Martha Paulos/Getty Images
Martha Paulos/Getty Images

For the last few days I have been lost in the thicket of the Indian summer garden, gathering the ripe seed of Galactic lettuce, Russian sunflowers, and multi-hued quinoa that hails from the Andean highlands. My hands ache from cracking open brittle pods and threshing autumn seed treasures to plant in next year’s garden and to give away.

“Be joyful, although you know the facts,” encourages poet Wendell Berry. This is timely seasonal advice, especially considering that the free exchange of seed and crops among growers has been at the foundation of all abiding culture, biological diversity, and food security for the last ten thousand years of agriculture. Today, however, some ten multinational corporations control more than one-third of the commercial seed market and all of the market for genetically engineered seed and crops.

Fortunately, organic gardeners, and engaged meditators as well, can be a defiant lot, finding joy in going against the grain and delight in a handful of dust. Disobedient as wild seed collected in the harvest season, this brood declines to behave.

Years ago I read the account of an American woman named Ruth who traveled to Russia in the late 1970s with a group of organic gardeners to explore the gardens and seed banks of the Soviet Union. As the group made their pilgrimage before such travel was safe or common, they were closely monitored by their Russian hosts.

Ten days into their tour, on a blustery afternoon, Ruth escaped from the tight group schedule and headed out by herself into the Russian countryside. Two miles out of town, she came upon a small Russian house surrounded by a wild garden. Chestnuts and striped Astrachan apples spilled over the fence, littering the road. Overcoming her shyness, Ruth pushed open the gate and entered the ripe, red heart of that garden.

The place was a tangle of fruit and late summer flowers running in thick drifts between rows of vegetables. Plush burgundy-and-beige-speckled beans split open their pods, covering the ground with the spilled jewels of autumn. A stand of Stone Age Wheat and dark barley grew beyond the house. The entire garden crackled with drying seed, and all of the choicest seed plants were marked with labels written in meticulous Russian script.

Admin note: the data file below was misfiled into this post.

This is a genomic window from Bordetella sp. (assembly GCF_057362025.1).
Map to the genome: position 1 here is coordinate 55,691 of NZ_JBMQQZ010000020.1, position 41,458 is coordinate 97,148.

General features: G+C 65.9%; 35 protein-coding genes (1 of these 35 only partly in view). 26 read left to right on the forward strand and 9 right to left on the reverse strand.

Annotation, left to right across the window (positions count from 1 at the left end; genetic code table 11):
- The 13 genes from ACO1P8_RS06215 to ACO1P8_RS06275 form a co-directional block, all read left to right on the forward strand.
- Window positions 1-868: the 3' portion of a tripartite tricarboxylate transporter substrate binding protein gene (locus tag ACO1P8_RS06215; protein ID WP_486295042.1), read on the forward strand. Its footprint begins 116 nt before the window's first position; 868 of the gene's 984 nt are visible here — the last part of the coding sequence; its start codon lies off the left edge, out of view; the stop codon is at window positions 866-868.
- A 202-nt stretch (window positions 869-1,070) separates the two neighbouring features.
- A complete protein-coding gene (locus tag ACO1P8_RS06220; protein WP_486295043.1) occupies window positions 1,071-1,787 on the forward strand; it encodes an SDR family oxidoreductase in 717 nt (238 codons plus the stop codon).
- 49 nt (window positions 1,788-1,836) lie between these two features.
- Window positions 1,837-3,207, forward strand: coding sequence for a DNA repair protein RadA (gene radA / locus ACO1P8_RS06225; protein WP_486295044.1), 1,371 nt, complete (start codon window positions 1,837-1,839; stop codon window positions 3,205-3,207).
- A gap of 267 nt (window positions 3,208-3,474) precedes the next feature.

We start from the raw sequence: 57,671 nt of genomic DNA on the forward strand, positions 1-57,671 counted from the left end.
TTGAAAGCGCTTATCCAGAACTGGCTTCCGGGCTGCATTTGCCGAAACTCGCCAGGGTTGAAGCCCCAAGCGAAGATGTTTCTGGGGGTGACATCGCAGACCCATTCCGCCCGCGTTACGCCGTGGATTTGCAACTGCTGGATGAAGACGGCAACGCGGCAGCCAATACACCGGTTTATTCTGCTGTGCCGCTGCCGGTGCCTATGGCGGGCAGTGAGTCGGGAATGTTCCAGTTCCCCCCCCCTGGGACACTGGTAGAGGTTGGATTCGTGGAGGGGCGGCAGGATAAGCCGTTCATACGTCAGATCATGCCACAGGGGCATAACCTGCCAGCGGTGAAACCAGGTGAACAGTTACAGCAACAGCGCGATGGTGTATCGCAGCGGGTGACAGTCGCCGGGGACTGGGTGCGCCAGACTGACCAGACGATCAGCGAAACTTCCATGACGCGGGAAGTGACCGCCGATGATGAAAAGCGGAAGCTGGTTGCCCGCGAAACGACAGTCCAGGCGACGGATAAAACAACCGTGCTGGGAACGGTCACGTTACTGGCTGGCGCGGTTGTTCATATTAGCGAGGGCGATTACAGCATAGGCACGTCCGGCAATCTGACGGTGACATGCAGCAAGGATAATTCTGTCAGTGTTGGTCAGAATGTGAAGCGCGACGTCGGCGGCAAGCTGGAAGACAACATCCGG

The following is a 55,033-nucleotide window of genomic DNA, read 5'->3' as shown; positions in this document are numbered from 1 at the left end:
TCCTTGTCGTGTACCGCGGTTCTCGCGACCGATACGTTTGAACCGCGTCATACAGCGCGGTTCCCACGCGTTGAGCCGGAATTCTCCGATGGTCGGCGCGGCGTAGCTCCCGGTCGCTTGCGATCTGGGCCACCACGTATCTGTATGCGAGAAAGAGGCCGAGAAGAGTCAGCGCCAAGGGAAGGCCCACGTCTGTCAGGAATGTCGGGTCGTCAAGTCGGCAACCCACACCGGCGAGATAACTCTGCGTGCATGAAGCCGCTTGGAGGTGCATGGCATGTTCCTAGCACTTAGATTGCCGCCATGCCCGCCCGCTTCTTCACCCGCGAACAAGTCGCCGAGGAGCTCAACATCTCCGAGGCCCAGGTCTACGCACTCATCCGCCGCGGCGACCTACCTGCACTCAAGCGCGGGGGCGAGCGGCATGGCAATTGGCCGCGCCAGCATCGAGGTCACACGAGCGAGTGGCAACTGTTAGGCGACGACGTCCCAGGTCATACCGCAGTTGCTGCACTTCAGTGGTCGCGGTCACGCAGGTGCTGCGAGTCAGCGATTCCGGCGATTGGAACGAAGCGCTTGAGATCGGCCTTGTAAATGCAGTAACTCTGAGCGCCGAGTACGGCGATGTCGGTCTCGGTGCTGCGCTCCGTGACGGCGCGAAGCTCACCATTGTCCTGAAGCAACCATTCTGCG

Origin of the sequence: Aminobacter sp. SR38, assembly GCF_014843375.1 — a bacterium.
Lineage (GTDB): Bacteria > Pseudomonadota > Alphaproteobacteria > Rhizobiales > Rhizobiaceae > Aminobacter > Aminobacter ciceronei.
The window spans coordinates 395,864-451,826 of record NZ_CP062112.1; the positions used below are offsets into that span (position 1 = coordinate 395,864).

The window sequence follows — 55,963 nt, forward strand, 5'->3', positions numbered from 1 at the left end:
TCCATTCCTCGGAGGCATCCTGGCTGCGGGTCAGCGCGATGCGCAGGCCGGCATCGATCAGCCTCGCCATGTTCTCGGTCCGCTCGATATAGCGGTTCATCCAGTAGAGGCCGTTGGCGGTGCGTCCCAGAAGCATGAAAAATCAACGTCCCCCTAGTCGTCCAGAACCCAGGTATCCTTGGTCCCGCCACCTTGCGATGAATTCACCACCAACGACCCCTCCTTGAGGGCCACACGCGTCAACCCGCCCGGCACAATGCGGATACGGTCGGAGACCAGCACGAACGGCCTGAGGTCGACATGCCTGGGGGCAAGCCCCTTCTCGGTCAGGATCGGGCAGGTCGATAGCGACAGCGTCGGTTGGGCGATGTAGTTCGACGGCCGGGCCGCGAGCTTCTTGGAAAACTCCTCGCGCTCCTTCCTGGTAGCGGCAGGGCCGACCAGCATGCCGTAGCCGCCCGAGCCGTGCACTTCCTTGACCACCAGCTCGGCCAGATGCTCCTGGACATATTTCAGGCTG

By the time the woman of the house discovered her American trespasser, Ruth was on her hands and knees in the garden, breathing in the fragrance of a thick spray of coral tea roses. “It was an awkward moment,” she later confessed. “I had pollen all over my face and I was eating a windfall apple.” Defeated by her meager Russian, Ruth dropped her guard and spoke the blunt truth: “Your garden is beautiful,” she proclaimed to her startled hostess. “So beautiful.” Two generations older than Ruth, the Russian matriarch fixed her American stranger with an unwavering eye as the two gardeners met face to face, true mind to true mind.

Ruth returned to town well after dark. The tour leaders were frantic when she entered the hotel lobby laden with jars of wild fruit preserves, pickled beets, and a loaf of still-warm Russian bread. Every pocket of her travel jacket was stuffed with seed, gifts she distributed among her gardening friends as they stayed up well past midnight eating slabs of the black bread and listening to Ruth’s stories of the secret garden, all the while plotting what seed they would send back from their own gardens to their new Russian friend.

Surely some of the seed that Ruth was given that windy autumn afternoon originated from the more than 165,000 distinct samples of seed collected worldwide by Russian biologist Nicolai Vavilov in the early twentieth century. During the siege of Leningrad in 1940, Vavilov and a team of his scientists died of starvation protecting this cache of seed so that it could be grown out and distributed for the nourishment of future generations.

Isn’t it time now for a new breed of seed ambassadors to band together against the grain and to regard all life not as patented property but as kin? If you agree, resist eating or planting the seeds of genetically altered crops. Instead, cultivate a broad diversity of plants in your garden and let those plants run to seed. Then leave your gate open and share the harvest with all beings.

Temple
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